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May 06, 2009



Did they ever address how the treble damages from willful infringement cause us non-lawyers to get advised at work that we should NEVER look at patents?

Because that pretty much neuters any remaining hope of public notice. Even if the patents weren't so absurdly vague, they're even more worthless when you can get into three times as much trouble just for knowing about them.

Even if your lawyer can't really be sure whether you actually infringe upon that patent.

Doug Park

Was that a direct quote from Judge Giles? Maybe he believed in the notice power of notices many years ago, but does he still believe that now? The Lemley/Cotropia research on inadvertent infringers suggests that Judge Giles' belief is outdated. The explosion of innovation increases the likelihood tht multiple parties are working on, and have developed, similar discoveries. In this context, the phenomenon of inadvertent infringers can be better understood.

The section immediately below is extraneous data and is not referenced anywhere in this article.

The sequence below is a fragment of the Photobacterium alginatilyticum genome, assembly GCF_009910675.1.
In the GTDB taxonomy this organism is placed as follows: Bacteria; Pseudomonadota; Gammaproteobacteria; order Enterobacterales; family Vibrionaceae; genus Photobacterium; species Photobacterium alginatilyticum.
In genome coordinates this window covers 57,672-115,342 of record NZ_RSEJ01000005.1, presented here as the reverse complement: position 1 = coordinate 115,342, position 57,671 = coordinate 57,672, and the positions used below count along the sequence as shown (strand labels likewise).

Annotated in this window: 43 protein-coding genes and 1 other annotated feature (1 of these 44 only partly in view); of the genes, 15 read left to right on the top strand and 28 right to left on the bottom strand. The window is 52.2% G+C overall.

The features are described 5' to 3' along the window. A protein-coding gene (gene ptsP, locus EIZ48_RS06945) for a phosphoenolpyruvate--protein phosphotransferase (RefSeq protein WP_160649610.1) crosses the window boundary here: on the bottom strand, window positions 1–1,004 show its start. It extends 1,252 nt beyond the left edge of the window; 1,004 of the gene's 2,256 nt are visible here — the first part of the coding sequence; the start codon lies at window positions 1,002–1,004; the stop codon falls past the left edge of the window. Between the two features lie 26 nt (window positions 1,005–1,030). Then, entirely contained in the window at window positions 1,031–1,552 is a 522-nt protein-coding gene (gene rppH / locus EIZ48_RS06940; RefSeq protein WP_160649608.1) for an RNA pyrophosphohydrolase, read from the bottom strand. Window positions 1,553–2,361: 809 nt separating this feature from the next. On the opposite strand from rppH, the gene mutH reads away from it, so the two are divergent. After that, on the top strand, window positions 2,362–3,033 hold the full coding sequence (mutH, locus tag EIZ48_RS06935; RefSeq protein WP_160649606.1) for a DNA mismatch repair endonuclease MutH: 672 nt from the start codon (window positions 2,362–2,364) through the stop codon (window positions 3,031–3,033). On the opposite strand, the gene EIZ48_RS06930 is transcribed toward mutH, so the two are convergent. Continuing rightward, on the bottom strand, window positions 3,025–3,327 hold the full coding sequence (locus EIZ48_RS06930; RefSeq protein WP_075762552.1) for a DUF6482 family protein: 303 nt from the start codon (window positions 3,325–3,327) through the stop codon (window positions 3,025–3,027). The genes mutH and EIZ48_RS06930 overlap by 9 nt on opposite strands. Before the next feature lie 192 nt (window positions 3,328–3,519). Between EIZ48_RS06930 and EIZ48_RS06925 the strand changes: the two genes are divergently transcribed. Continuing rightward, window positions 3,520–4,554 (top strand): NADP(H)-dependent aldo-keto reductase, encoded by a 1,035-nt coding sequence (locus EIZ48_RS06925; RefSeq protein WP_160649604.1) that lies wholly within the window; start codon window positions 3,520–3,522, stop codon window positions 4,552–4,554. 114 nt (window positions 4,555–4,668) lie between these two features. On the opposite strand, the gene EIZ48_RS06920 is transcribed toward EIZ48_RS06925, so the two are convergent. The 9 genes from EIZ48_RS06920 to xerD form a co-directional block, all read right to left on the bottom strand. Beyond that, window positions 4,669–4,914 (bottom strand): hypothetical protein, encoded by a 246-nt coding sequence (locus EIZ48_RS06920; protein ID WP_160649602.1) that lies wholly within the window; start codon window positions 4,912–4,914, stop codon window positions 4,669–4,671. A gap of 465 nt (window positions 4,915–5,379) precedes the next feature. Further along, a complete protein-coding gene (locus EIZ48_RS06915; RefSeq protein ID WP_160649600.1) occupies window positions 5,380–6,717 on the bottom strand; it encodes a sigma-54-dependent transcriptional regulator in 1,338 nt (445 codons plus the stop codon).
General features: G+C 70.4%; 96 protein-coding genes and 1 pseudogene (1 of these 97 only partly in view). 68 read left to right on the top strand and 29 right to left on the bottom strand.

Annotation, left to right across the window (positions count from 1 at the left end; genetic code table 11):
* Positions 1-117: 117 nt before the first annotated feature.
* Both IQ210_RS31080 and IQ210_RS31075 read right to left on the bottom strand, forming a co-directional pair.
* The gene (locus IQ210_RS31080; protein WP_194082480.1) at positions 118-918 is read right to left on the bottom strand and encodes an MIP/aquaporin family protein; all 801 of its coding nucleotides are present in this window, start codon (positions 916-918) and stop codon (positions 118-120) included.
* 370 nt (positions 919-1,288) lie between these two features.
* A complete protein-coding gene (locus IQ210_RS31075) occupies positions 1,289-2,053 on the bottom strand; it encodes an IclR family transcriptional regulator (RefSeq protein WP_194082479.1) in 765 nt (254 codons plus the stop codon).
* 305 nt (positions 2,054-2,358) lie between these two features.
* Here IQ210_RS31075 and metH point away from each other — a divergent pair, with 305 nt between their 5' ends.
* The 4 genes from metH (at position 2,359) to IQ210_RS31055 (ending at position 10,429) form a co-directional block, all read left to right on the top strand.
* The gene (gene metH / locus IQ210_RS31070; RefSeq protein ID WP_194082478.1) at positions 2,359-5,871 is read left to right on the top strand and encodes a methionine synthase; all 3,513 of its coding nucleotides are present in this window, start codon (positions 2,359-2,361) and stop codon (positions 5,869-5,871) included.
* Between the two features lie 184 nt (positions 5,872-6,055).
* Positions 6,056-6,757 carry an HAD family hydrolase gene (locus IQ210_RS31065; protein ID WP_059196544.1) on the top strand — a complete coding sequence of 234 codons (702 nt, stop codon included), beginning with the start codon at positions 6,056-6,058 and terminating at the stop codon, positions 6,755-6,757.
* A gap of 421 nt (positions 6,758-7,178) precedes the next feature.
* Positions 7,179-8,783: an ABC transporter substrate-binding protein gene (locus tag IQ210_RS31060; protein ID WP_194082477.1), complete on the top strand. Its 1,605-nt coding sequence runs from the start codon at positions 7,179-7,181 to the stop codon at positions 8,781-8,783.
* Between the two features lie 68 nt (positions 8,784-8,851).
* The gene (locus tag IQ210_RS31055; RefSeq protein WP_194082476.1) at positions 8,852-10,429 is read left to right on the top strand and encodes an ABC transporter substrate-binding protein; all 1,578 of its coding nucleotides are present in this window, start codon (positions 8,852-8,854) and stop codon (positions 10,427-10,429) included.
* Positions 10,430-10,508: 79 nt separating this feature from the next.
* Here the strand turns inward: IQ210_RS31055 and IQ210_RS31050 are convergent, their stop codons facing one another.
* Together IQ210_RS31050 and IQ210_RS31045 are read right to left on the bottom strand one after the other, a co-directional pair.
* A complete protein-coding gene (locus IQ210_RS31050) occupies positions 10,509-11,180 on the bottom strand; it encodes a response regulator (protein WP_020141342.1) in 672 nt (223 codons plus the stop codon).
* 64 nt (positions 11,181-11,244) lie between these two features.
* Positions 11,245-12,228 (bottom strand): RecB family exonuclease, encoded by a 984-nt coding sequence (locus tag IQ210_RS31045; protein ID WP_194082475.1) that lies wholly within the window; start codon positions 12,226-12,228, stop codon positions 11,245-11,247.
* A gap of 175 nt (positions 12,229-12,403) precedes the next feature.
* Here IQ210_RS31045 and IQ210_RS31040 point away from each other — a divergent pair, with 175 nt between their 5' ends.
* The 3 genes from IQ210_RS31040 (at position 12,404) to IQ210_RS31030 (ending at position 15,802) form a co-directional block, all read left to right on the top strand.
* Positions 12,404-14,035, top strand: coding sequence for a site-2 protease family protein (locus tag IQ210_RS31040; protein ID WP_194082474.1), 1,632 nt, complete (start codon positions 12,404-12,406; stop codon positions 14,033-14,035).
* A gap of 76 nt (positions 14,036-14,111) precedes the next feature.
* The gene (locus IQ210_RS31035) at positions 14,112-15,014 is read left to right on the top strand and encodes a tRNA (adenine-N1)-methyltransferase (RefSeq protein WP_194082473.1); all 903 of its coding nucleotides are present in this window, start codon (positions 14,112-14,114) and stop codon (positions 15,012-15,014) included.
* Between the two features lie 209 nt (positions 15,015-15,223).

Call it what you will...patent hoarder, patent troll, non-practicing entity, etc. It all means one thing: “we’re using your invention and we’re not going to pay”.

This meeting was nothing but a pity party for big companies who time and again lag behind smaller innovative companies. The only thing the FTC knows about patents is they don’t have any. They should stick to their knitting and leave patents to others more knowledgeable. If they had, we wouldn’t be in this “too big to fail” mess with government bail outs. Whatever happened to anti trust? Is anybody at the FTC awake?

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